digging trenches expressly against theli
"Everybody seems agreed that hal
Ike Americans coma straight in whec
the Spanish went out, there would havi
sen no lighting at all and every thin
would have gone peacefully. It will put
Hollo hack live or six years. Man
smM whether prosperity will ever en
mtoatevista, Colo. The State bank,
privets concern, baa posted a notice
."Closed tin retura of president" Tin
bank alas has ottos at Hooper ans
Cresae. It asmlsil capital la fM.Me
tad total Hahfltries gtvea to the pub Ik
tort statement were J9MM. Tlx
arto w fUM3k The president ot
baO to . ft Cabs. The
i2lSmCtM& Asjawst u, let.
-'..'-'... ... , ...
SOUTH AFRICAN SITUATION.
Both Side Opposed to War and a
London, Juns to. The South African
iltuation Is not developing in the dlrec
Ion of war. Not only do Lord Salis
bury, Mr. Balfour, Sir Michael Hicks-
9each and other leading members of
:he cabinet desire to avoid war, but
public opinion at present gives war no
The jingoes never were so powerless
n a great crisis as mw, and but for
Secretary Chamberlain's leadership
they would be of no account Secre
ary Chamberlain deliberately published
llspatches with tlie object of forcing
the government's hand by Inflaming
public opinion. But Instead of achiev
ing that purpose he has merely con
vir.ced the bulk of his own people ai
well as the liberals that if Sir Alfred
Milner, the British high commissioner
it the Cape, wrote the dispatches con
tained therein for publication, he Is a?
poor a diplomat as is Chamberlain him
There Is a violent party at the Cape
in favor of intervention, and the most
sensational accounts of the state of
feeling there are daily cabled here.
But Cecil Rhodes is against extreme
measures. At the same time, although
the lories now in power have resisted
the claim of their countrymen to the
franchise for forty years, they are im
pelled by deep-seated, conscientious
convictions that unless Kruger grants
the franchise to the Uitlanders after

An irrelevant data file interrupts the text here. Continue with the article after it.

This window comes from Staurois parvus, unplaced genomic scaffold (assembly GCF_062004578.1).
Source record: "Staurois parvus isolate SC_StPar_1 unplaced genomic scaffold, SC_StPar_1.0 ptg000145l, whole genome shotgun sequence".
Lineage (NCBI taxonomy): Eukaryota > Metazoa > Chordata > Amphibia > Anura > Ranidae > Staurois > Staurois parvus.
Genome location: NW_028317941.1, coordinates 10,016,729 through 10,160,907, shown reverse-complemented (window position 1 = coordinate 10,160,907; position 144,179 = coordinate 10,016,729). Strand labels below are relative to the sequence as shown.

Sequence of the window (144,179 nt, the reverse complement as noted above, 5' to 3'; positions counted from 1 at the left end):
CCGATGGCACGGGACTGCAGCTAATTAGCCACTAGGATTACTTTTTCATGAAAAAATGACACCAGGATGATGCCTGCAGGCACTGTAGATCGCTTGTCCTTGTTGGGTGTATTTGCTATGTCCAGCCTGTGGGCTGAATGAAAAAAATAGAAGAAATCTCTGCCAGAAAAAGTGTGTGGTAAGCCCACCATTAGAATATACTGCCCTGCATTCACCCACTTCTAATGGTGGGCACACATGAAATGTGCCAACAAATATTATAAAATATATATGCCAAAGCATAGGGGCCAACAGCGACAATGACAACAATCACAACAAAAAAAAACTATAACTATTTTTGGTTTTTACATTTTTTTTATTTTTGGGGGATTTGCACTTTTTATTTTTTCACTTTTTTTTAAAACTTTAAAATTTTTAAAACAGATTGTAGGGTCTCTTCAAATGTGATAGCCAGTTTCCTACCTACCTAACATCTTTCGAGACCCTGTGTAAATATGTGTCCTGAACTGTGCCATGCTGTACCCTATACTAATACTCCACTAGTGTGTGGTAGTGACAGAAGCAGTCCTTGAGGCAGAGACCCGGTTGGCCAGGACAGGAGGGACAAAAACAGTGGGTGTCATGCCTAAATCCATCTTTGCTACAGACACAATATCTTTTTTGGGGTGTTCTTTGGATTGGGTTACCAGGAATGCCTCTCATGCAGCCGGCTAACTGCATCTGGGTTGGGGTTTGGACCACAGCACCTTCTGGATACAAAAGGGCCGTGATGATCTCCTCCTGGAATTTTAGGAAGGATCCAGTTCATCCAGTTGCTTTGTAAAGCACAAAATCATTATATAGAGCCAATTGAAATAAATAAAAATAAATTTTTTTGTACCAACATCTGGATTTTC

Ive years' residence warlike interven
tion must come. But any such inter
vention Is distant and negotiations will
se prosecuted in every form before des
perate measures are resorted to.
CANTEEN KNOCKED OUT.
Pennsylvania Judge Decides the
Army Liquor Traffic Illegal.
Harrisburg, Pa., June 20. Judge
plmonton today In the county court
leclded that an army canteen for the
tale of liquor to soldiers cannot be car
ried on without a regular license from
.he courts. The decision was made
in the case of two men who were ar
rested on complaint of the anti-saloon
league of the state for maintaining a
canteen at Camp Meade. Counsel for
ihe defendants argued that they were
icting under instructions of the com
mandant of the camp, who was acting
jnder authority of military law. Judge
3imonson said that he did not recog
nize such a law when In conflict with
ihe law of the state; that the United
States bad no authority to issue a II-
ense to sell liquor in the states. He
lirected the Jury to find a verdict of
rullty and then suspended sentence. At
.he same time he notified all concerned
Jiat if there were any more violations
f the law he would sentence them all.
"he commandant of the camp prom-
sed that the canteen would be sup-
People who know the least are apt to
issurae the most ,
A great many men owe their success
u the failure of others.
It's a poor sign painter that can't
nake a name for himself.
It's sometimes difficult to get lnfor
nation from a bank teller.
Time and silence occasionally succeed
shen all other agencies fall.
The small amount a creditor duns
you for is often a big sum to you.
Any man may deceive other men, but
it takes a genius to fool a woman.
It is easy for a man to follow advice
that coincides wKh his own views.
When the flying machine refuses to
soar It makes the Inventor sore.
Shallow-brained people bow to the
clothes rather than to the wearer.
A man's failure to accumulate a for
tune Is seldom due to his liberality.
After marriage it's sometimes a case
sf two fools with but a single thought
The more work a man Is willing to do
the more others are willing he should
Some married men are glad that they
nave the privilege of thinking as they